Towards the end of the Old Kingdom and during the First Intermediate, the concept of the King being the sole one to be transformed into Osiris and eternal life began to spread to other high nobles and courtiers. This is often called the 'democratization of the funerary beliefs'. Already in tombs of nobles during the 5th Dynasty there are signs of Osiris being the protective deity, and in the 11th - 15th Dynasties, accompanying funerary texts had become a 'must' for officials and those who could afford to have these made. Osiris became more and more the 'King of Those Who Are Not', meaning that his kingdom was the Duat where the dead lived their eternal lifes.
In the New Kingdom there is also once again signs of the polarity between life and death, as Osiris is called Lord of the Living', Lord of the Universe or 'Ruler of Eternity'. The many epithets of Osiris can be seen in the Book of Going forth By Day, spell 142. Here is just a small selection:
Osiris of the Region of Life
Osiris, the Lord of Life
Presiding over the Harpoon
Presiding over the Houses
Osiris in the Southern and Northern Chapels (in Sais)
Osiris, the Creator of Millions
Osiris Dwelling in the Waste Land
Osiris in Bahbit
Osiris the Begetter
Osiris in the House of Re
Osiris the Many-faced
Osiris in the Late Period
Already in the Ptolemaic Period, Osiris was merged with the Hellenistic Serapis, for whom there was a cult center at Alexandria; the Serapion, but was still worshipped in his own right as Spouse of Aset and King of the Underworld. In the 22nd Dynasty onwards, six sanctuaries built for Osiris at Karnak, by the divine adoratrices to Amun. Here are inscriptions mentioning Osiris as upholder of Ma'at. Psamtik I restored a temple to Osiris-Apis at Saqqara, and at Djedu (Gr: Busiris) there was another important cult center. So there were several important cult centers for Osiris built, renovated or added to during this period. Some of these places were linked to the Ptolemaic version of the myth which tells about Osirisīs dismemberment by Set by claiming that parts of the godīs body were buried there. Among these were:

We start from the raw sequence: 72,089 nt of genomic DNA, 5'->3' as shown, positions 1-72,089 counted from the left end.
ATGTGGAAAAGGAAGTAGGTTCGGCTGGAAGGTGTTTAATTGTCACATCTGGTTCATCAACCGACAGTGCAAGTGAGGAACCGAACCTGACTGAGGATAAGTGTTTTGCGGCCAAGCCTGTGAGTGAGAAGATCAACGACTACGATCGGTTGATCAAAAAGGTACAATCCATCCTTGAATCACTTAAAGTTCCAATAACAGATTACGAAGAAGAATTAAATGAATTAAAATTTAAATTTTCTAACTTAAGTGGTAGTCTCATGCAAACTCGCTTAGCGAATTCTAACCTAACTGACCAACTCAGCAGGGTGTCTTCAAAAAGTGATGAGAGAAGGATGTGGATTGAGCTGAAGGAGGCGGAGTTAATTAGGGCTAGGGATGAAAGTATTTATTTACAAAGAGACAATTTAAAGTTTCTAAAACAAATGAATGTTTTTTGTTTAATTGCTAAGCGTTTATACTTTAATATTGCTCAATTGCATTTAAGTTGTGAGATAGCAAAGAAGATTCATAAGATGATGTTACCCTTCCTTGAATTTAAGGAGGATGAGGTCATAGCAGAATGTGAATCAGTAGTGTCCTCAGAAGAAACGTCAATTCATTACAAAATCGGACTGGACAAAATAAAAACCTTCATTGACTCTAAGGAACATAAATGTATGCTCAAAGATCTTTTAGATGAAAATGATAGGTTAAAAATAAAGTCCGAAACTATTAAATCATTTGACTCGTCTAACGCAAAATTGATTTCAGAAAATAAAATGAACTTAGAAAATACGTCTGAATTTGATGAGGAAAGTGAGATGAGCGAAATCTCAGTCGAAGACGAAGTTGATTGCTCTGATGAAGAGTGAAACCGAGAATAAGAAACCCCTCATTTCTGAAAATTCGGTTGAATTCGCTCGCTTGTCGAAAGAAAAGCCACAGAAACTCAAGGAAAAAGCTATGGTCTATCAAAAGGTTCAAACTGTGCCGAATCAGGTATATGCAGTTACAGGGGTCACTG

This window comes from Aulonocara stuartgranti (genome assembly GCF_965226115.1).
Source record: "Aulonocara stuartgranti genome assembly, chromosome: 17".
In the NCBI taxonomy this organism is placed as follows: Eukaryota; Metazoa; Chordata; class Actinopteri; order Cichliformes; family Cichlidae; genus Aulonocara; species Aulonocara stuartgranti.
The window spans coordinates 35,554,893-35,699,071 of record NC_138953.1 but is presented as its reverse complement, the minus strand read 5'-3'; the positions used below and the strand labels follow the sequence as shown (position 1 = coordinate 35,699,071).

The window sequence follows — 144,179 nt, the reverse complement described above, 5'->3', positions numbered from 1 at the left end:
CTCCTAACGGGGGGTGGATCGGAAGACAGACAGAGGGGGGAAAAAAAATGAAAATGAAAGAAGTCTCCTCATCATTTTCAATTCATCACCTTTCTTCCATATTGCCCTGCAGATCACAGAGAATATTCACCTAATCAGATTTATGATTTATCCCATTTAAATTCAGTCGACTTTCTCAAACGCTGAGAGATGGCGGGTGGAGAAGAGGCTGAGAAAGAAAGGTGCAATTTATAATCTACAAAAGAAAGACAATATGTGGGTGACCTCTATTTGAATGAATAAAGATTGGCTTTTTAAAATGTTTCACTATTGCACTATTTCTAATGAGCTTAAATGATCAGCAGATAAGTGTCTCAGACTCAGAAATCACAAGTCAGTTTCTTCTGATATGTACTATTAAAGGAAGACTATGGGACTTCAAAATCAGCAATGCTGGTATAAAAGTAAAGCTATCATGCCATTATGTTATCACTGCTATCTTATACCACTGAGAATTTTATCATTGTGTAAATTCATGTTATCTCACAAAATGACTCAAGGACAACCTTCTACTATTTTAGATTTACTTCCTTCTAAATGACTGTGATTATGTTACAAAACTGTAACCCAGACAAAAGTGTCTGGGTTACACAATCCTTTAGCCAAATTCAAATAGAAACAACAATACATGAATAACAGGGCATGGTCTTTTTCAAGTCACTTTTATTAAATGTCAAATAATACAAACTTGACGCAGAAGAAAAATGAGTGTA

Osiris at Bigeh
On the Island of Bigeh, close to the island of Philae, there is said to be found 16 mythical tombs to Osiris. The island is also called 'Abaton', which means 'inaccessible'. Speaking loudly was forbidden here, and the statue of Aset, his sister-spouse, was brought over from Philae at regular intervals to make offerings at his tombs.
It was also believed that Hapi, the personification of the inundation, to whom Osiris had a close connection, lived in a cave on Bigeh, the entrance being protected by a sacred snake.